“I learned some truths from that script,” stated John. “A primary teaching, whether it was intentional or not, is that every human is important. In the television show the F-104 pilot, a character by the name of Captain John Christopher, was initially believed to be of no real importance to history. However, Vulcan and USS Enterprise First Officer Spock eventually discovered the aviator’s son would become a noteworthy astronaut. Thus, Christopher could not be removed from the time in which he lived.”
Mr. Stemple related a parallel drawn from reality: “Renowned physicist Albert Einstein’s father Hermann struggled in business and had to rely upon relatives to help pay his business debts. Later in life the parent, being human, may have harboured thoughts of personal inconsequence. Yet, we know his son Albert, who also encountered personal troubles and sometimes made errors in life, conceived of the Theory of Relativity. Had Hermann not existed his genius son would not have been born, and the world perhaps would not have benefited from the scientific insights Albert promulgated,” explained Mr. Stemple. John then pointed out that the scriptwriters obviously drew from Albert’s revolutionary theories and wove the now proven concepts of black holes and time warps contained therein into the script.
The references to Hermann and Albert Einstein also indicate that, as John concluded, “We are all the result of our cumulative successes and failures. Such is human existence.”
Little did John Stemple know at the time of the premier showing of Tomorrow Is Yesterday that it would air again on the day he first soloed an airplane. One wonders if that were mere coincidence? John thinks not.
A small number of airworthy F-104s still exist, but it has been years since Mr. Stemple has seen one aloft in its natural element. Nevertheless John periodically puts the Tomorrow Is Yesterday DVD into his video player and for the better part of an hour relives the events associated with the F-104, an aeroplane which has obviously left an indelible mark upon his life and philosophies.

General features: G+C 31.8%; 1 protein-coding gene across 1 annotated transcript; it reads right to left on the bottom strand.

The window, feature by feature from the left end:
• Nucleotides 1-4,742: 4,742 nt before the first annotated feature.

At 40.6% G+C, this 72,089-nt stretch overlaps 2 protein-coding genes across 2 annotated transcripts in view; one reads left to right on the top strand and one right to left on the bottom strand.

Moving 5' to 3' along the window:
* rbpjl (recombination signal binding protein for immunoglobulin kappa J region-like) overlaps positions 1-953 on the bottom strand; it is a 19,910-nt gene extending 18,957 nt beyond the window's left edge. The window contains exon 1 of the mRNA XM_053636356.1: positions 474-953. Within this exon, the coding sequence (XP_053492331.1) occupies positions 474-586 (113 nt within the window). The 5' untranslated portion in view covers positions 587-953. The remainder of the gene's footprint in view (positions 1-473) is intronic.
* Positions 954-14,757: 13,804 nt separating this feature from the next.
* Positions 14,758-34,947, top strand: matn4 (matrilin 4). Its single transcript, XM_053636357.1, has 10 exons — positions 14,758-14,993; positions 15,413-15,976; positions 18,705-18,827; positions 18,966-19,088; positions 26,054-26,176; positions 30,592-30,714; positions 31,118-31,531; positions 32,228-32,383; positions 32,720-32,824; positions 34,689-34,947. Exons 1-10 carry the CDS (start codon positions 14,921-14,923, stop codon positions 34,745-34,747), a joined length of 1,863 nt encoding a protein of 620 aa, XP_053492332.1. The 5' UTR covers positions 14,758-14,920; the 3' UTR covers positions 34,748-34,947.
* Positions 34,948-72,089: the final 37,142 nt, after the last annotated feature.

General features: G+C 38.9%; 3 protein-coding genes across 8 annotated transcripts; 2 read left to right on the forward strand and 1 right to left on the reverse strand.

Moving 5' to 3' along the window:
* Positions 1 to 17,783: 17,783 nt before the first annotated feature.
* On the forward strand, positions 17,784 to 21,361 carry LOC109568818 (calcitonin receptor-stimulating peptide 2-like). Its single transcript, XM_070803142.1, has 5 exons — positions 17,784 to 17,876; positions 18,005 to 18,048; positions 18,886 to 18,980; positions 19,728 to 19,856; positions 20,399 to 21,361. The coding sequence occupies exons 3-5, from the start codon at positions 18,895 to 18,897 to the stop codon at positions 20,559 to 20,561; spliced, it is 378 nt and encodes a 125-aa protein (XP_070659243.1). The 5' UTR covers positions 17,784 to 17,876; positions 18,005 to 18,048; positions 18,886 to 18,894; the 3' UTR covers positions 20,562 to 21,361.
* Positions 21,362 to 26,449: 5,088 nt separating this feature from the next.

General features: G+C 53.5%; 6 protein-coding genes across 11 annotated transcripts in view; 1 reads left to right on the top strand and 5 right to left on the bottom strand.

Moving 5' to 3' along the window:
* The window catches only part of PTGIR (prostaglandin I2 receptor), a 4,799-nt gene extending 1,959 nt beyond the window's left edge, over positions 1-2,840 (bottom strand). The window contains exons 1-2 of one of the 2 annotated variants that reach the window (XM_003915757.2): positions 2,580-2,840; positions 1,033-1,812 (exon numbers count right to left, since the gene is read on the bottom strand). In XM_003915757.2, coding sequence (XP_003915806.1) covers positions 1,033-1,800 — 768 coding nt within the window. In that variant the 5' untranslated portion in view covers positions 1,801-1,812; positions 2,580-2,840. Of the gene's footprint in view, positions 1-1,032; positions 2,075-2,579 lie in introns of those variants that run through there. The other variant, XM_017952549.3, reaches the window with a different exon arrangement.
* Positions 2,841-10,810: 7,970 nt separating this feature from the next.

*The town of Vulcan became associated with actor and fictional Vulcan Leonard Nimoy after he journeyed to the community many years ago.
*The JF-104A was an aircraft modified by Lockheed for specific testing purposes.
The author (Susan Gale) thanks John T. Stemple, Bomber Command Museum of Canada, Nanton Aviation Station, Vulcan TV, Dunrobincastle.com and Gary Watson (Director of the Air Force Museum Society of Alberta). Furthermore, the 20th Century Aviation Magazine staff wish to thank General Manager Andrea Townshend (and staff members Andrea Ramsay, Cara Gray and Mercedes Brentnall) of the High River Ramada Hotel and Kathryn of the Auditorium Hotel in Nanton for their exceptional hospitality and customer service.
Sources and Suggested Readings
2 Children Die As Airplane Slams Into House After Pilot Bails out
Air Force Museum of Alberta
Air Force Museum Of Alberta Unveils CF-104 Starfighter
Bomber Command Museum of Canada celebrates 30 years
Canadair CF-104 Starfighter (CF-111, CL-90)
ASN Wikibase Occurrence # 47293
BBC – Universe General relativity: Warped space-time. . . .
BCATP Station Vulcan
Canada Aviation Museum Aircraft Lockheed / Canadair F-104A Starfighter
Canadair CF-104 Starfighter
Canadair CF-104 Starfighter
Cold War exhibit does Canada proud
Einstein Was Right: General Relativity Confirmed
Einstein was right: space and time bend
Einstein’s theory is proved – and it is bad news if you own a penthouse
General Electric J79
Gentile Air Force Station
Lockheed F-104A Starfighter
Lockheed CF-104 Starfighter
Lockheed F-104C Starfighter
Lockheed F-104 Starfighter
Lockheed F-104 Starfighter
NASA Announces Results of Epic Space-Time Experiment
RCAF Aerodrome Vulcan – Abandoned Places
RCAF Station Vulcan
Satellite confirms we live space-time warp:
The not quite right stuff – F-104 Starfighter
The Vulcan Mind Meld
Theory of Relativity
Tomorrow is Yesterday
Welcome to the Town of Vulcan
World War II: The Great Escape
Wright-Patterson Air Force Base